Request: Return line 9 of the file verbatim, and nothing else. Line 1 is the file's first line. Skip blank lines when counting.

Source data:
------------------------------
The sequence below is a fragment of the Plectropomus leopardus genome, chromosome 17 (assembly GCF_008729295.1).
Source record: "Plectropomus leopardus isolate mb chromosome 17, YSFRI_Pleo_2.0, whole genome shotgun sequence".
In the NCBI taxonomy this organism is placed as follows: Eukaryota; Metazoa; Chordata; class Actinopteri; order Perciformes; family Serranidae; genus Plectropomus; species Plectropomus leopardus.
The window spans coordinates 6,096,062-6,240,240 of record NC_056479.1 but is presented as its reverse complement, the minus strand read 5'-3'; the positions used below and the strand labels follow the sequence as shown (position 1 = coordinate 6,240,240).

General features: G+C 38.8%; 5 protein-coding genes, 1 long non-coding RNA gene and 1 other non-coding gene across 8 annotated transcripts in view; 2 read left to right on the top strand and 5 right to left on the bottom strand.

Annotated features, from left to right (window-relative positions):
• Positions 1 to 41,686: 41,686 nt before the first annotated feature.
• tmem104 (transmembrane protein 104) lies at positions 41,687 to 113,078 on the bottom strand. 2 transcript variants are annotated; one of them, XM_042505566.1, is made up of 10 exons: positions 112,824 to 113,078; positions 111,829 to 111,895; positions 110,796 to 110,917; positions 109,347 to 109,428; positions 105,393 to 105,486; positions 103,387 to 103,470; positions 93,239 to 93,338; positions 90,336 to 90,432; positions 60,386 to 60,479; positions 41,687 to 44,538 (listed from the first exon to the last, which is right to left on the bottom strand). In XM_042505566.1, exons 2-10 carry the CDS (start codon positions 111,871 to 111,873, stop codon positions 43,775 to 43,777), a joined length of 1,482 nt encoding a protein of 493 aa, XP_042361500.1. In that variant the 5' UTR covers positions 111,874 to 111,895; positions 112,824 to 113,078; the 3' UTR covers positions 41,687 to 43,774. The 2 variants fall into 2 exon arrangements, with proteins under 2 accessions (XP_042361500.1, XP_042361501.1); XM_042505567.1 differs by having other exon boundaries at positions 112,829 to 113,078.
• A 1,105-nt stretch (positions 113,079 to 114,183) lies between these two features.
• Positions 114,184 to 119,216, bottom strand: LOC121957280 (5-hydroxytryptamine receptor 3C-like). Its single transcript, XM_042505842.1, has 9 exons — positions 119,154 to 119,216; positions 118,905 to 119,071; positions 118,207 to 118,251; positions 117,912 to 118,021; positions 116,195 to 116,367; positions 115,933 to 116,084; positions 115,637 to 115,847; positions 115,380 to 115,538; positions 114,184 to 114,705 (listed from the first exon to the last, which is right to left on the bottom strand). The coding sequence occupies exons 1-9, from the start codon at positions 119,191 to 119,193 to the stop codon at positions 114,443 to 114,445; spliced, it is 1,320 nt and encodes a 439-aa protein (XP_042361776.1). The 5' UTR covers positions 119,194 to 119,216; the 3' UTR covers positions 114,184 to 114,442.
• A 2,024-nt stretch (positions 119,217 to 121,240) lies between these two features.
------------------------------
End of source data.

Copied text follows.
• A 1,105-nt stretch (positions 113,079 to 114,183) lies between these two features.